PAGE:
3. AlphaEdge says:

    I don’t understand how oil producing companies want to sell gas to the consumer, but electricity producing companies do not want to sell electricity to EV’s at public charge points.

    It seems to me the lack of profit to be made at these charge points is a real detriment to the expansion of EV’s, as millions of people do not have the option to charge at home.

    1. zzzzzzzzzz says:

      It is simple, people charge at home as is cheaper. Equipment and maintenance are expensive and few clients at random times don’t create profit. I don’t see how you can use battery car if you can’t charge at home or your parking place. Charging at these “fast” stations all the time would be slow, cost more than gas and may be not good for your battery.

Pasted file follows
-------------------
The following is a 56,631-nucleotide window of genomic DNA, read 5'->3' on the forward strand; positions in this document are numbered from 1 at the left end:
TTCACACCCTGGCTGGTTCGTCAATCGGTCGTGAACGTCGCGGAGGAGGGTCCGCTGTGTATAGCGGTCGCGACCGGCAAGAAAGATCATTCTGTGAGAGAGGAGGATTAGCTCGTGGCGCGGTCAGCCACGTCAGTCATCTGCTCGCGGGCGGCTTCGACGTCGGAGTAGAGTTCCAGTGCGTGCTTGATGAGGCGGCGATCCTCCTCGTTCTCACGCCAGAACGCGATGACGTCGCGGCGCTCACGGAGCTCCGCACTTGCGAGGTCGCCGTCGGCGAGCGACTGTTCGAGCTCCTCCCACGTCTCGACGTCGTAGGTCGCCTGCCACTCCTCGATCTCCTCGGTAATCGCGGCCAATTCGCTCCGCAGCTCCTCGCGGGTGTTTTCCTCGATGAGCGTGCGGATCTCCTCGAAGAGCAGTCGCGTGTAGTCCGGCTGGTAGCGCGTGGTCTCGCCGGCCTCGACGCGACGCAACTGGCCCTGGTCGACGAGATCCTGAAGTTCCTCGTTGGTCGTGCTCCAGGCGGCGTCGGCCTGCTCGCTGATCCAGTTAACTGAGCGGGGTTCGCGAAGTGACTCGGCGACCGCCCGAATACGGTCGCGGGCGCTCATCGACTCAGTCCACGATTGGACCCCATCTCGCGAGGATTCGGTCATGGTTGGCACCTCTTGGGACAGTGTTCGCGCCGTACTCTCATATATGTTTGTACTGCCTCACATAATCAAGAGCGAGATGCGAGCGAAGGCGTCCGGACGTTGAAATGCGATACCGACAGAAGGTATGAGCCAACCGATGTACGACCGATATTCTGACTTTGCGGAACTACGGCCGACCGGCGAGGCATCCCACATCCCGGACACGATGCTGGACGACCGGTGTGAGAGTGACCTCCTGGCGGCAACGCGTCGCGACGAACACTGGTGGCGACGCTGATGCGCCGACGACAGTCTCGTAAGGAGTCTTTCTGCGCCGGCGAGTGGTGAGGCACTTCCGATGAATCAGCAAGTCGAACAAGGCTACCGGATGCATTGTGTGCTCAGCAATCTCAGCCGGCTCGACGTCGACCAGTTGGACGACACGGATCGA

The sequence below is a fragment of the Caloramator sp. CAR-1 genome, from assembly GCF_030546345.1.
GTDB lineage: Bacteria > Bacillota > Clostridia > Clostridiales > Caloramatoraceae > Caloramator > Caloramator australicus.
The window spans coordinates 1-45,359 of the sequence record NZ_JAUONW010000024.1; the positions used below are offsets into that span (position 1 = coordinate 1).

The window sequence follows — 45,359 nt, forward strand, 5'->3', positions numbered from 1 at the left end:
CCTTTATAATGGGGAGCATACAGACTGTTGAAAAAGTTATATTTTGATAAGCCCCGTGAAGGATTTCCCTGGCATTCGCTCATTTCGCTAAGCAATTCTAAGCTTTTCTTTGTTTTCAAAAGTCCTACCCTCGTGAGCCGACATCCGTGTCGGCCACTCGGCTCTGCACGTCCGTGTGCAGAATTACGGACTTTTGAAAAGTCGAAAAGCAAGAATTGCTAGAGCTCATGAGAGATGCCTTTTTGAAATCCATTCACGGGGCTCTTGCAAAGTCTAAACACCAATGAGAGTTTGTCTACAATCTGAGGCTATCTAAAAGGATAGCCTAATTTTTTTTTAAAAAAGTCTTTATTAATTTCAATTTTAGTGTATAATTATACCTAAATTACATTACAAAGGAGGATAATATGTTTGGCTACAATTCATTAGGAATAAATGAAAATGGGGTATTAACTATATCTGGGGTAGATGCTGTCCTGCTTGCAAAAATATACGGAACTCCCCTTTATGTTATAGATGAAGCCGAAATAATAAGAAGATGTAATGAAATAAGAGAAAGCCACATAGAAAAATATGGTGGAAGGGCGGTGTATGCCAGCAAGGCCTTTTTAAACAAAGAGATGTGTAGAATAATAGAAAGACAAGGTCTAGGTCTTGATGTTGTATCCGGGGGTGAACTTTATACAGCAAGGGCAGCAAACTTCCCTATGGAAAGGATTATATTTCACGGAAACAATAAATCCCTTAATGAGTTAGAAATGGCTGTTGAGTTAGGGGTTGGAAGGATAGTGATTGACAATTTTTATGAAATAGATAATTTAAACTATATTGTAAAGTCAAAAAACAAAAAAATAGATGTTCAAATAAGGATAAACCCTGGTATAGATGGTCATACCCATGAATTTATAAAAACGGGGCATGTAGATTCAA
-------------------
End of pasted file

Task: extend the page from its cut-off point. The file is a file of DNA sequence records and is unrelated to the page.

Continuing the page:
1. evcarnut says:

        geeze …I don’t know ??/ elon..??what now??? A road tax?

  4. Vinny says:

    Go on Plugshare and look at Eastern Tennessee. In a lot of areas Blink is the only option you have. I have ridden my Zero SR out there and a few are in great spots like restaurants. Smoky Mountain Brewery for example. But in other places like Duck, TN there is nothing to do and of course they don’t charge very fast either. In northern GA the Fromage restaurant had someone vandalize their Blink charger and it has since been replaced by a Clipper Creek. A good charger and good food to enjoy while you charge. Hope to get there this summer.

  5. Can’t help but notice that “compensation” is ~2/3 of “operating expenses” and larger than “total revenue” alone.

    Clearly the business model to date has some challenges with addressing compensation, not including other operating expenses.

  6. David Murray says:

    I would imagine it is hard to make money when your chargers are always broken.

  7. Michael Will says: